The big blow to the telecom sector from the Supreme Court has unfolded a series of events. The country's third-largest telecom service provider Bharti Airtel has postponed its second quarter 2019/20 results till November 14. Airtel told stock exchanges that results are postponed to a later date as it awaits more clarity on the AGR (adjusted gross revenues) issue. Last week, the apex court passed an order that required telcos like Airtel, Vodafone Idea, and others to pay up Rs 92,641 crore to the department of telecom (DoT).
Airtel said that it's waiting for DoT to raise demand for the due amount. Even though the results pertain to the previous quarter, and the SC judgement came in only last week, there should not have been a reason for the company to delay its results. But according to Airtel sources, since the amount - expected to be Rs 21,682 crore - is going to have material impact on future earnings, and in the absence of any letter from DoT asking for the amount, the management seems to have no clarity on how to answer investors at this point.
In an October 24 report, Dolat Capital has said that "strained financials and brutal tariff war impairs the capability of incumbents to pay. Vodafone Idea may be compelled to relook its existence into the business." Both Bharti and Vodafone Idea have appealed to the government to review the impact of the decision on the sector. Vodafone has said that it could also look at filing a review application on the court's order if there's any scope.
Opinion is divided on whether government can do anything to give a breather to telcos. "When government lost the tax case with Vodafone, it changed the law retrospectively. But, here we foresee the remote possibility of this as the government has won the case, and retrospective change to law may be seen as favoritism to a set of corporates," said Dolat Capital report.
There's growing chatter that government could support industry in reduced license fees and spectrum usage charges (SUC), provide moratorium on annual spectrum payment and postpone the zero-IUC termination rate - on which TRAI is expected to come out with recommendations. The zero IUC charges, which were expected to come into force from January 2020, is going to further hurt the incumbents by stopping one stream of revenues for them.
"Assuming no relief comes through, the outstanding liability of Rs 28,500 crore (and another potential large demand for past SUC underpayment) would make the already-stressed situation even tougher for Vodafone Idea. The company may need to resort to another large equity raise to fund these payouts. Bharti's balance sheet is relatively better and while the payouts will increase the leverage ratios, we believe the situation is far more manageable for Bharti," Kotak Institutional Equities said in a October 25 report.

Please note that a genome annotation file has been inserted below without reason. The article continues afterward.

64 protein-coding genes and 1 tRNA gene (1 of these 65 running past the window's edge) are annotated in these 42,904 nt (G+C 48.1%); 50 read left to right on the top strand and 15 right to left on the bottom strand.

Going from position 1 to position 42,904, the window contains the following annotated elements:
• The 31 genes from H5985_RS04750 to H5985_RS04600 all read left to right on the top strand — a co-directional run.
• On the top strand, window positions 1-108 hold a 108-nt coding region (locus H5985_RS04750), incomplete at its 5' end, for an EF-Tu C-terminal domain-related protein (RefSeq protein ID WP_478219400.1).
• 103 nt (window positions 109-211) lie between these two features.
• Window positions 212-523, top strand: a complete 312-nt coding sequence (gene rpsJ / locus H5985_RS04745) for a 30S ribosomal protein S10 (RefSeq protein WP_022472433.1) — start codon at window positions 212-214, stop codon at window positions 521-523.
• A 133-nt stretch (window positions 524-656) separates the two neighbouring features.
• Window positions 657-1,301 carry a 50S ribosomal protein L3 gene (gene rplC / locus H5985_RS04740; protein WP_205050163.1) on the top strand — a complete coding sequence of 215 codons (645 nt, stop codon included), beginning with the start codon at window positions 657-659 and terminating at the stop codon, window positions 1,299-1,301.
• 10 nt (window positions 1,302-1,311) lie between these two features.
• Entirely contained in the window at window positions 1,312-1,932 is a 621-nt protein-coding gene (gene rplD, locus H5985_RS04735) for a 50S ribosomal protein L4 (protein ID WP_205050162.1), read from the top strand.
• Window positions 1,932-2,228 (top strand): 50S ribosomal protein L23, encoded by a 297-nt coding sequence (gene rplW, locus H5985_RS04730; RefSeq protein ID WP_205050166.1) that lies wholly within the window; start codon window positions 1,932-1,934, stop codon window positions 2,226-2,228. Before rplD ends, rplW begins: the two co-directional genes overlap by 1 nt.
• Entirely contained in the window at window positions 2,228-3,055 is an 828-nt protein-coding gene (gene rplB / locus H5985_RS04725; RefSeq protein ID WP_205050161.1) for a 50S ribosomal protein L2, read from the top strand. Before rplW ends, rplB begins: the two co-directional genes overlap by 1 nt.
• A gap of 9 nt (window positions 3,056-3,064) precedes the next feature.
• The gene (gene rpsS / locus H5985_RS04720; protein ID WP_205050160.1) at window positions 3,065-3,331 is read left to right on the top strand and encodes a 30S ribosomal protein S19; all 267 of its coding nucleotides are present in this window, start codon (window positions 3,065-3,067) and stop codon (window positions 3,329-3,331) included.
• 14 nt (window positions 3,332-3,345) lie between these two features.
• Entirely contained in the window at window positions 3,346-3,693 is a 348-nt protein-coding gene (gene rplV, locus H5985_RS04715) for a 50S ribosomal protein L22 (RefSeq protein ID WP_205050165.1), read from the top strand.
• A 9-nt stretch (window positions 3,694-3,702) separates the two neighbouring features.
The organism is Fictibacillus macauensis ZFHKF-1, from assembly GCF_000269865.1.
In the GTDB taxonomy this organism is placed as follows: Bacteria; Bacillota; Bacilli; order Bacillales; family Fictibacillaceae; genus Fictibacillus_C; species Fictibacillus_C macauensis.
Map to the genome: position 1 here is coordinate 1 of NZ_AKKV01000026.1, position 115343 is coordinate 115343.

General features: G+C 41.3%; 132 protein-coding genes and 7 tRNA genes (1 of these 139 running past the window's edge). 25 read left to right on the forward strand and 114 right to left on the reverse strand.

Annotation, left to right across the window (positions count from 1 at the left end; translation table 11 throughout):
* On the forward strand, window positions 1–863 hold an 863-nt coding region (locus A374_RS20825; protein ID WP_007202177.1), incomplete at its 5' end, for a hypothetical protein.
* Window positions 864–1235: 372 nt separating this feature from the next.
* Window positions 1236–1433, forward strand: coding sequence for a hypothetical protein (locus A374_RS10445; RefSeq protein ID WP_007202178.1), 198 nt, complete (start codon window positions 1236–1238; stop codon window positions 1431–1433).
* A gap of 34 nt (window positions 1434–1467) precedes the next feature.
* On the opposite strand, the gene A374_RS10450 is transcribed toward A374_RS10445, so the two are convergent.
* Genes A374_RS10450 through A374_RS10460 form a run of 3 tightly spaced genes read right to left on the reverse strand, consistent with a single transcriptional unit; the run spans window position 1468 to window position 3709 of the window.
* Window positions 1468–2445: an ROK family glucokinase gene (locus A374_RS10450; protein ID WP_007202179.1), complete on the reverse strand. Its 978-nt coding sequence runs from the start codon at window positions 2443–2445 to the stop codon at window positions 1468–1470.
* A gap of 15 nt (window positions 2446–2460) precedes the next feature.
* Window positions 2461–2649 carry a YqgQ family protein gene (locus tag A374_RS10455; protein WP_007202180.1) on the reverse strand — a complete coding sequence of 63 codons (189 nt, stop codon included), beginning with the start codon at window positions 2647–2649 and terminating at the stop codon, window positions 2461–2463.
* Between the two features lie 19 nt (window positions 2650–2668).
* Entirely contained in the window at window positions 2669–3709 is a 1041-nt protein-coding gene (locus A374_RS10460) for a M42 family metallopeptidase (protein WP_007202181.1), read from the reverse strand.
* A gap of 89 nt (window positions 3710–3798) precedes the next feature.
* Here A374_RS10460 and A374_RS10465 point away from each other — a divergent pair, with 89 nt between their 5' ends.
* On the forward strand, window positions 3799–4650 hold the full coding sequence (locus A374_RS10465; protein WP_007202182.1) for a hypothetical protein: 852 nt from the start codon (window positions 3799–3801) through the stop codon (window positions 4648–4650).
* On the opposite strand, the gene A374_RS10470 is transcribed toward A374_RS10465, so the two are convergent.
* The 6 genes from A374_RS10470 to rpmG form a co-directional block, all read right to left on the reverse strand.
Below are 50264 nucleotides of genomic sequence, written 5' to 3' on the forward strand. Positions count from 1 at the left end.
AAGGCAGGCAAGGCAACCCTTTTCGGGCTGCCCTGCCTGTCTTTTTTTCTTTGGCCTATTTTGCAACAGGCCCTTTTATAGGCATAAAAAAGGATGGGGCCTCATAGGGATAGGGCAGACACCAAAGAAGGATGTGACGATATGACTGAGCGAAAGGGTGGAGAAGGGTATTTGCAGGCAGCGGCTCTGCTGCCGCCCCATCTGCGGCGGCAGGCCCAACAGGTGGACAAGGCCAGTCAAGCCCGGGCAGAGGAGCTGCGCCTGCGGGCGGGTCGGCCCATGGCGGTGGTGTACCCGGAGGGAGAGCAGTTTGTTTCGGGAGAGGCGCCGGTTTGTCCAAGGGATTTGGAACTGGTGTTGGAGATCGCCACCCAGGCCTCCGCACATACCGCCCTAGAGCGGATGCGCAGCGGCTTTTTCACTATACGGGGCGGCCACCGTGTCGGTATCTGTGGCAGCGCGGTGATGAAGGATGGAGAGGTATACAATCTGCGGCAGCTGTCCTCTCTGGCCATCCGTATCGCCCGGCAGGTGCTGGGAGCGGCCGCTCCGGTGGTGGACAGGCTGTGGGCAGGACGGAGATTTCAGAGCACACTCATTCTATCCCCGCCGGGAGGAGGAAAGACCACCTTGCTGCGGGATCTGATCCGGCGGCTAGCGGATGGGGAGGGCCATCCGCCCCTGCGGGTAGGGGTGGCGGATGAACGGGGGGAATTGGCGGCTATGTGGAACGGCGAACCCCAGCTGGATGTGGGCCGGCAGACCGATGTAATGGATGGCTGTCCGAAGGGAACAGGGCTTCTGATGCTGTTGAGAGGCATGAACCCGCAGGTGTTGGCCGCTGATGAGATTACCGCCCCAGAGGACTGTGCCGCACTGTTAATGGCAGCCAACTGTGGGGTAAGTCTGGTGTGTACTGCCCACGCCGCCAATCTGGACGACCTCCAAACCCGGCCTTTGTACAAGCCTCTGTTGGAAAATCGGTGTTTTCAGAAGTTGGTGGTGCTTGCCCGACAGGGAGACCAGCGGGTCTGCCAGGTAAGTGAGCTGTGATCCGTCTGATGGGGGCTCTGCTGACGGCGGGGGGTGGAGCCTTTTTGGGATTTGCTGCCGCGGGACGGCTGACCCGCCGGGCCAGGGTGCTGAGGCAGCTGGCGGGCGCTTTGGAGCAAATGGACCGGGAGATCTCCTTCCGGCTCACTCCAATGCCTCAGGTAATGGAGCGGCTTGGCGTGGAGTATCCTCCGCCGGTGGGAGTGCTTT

Meanwhile, there are reports that a committee of secretaries (CoS) under the Cabinet Secretary are expected to examine all aspects and suggest measures to mitigate the financial stress being faced by the telecom sector. The CoS will look into the demand of telcos for deferment of spectrum auction payment due from telcos for the years 2020/21 and 2021/22 in order to ease their cash flow situation.
The committee will also re-look at the USOF (universal service obligation fund) charge which is currently at 5 per cent while TRAI has suggested reducing it to 3 per cent. The CoS is expected to meet shortly and submit their recommendations.
DoT was fighting the AGR issue with telcos, primarily Bharti Airtel and Vodafone Idea who will have to shell out about 54 per cent of the pending amount - Rs 21,682 crore for Airtel and Rs 28,308 crore for Vodafone Idea. This is a 16-year-old dispute in which DoT argued that a wider number of items - interest income, dividend, profits on the sale of assets, insurance claim and forex gains - should be included as components of AGR. Telcos argued that if they buy a commercial property and sell it for a premium, it doesn't seem right that DoT wants to take a share from it.
The SC's order would have a far-reaching impact on incumbents, which are already battling with prolonged tariff wars and high debt burden. The profitability of incumbents is seriously under duress. Airtel, for instance, posted net losses of Rs 2,392.2 crore in the quarter ended June 2019. Vodafone Idea recorded net loss of Rs 4,873.9 crore in the same quarter.
The fight over AGR has dragged on long enough that the actual disputed amount is tiny proportion (25 per cent) of the total dues that the DoT has asked for. Both TRAI and TDSAT (Telecom Disputes Settlement and Appellate Tribunal) had supported telcos on this issue, but DoT stuck to its own position. Telcos claim that they have already paid 85 per cent of the demand raised by DoT.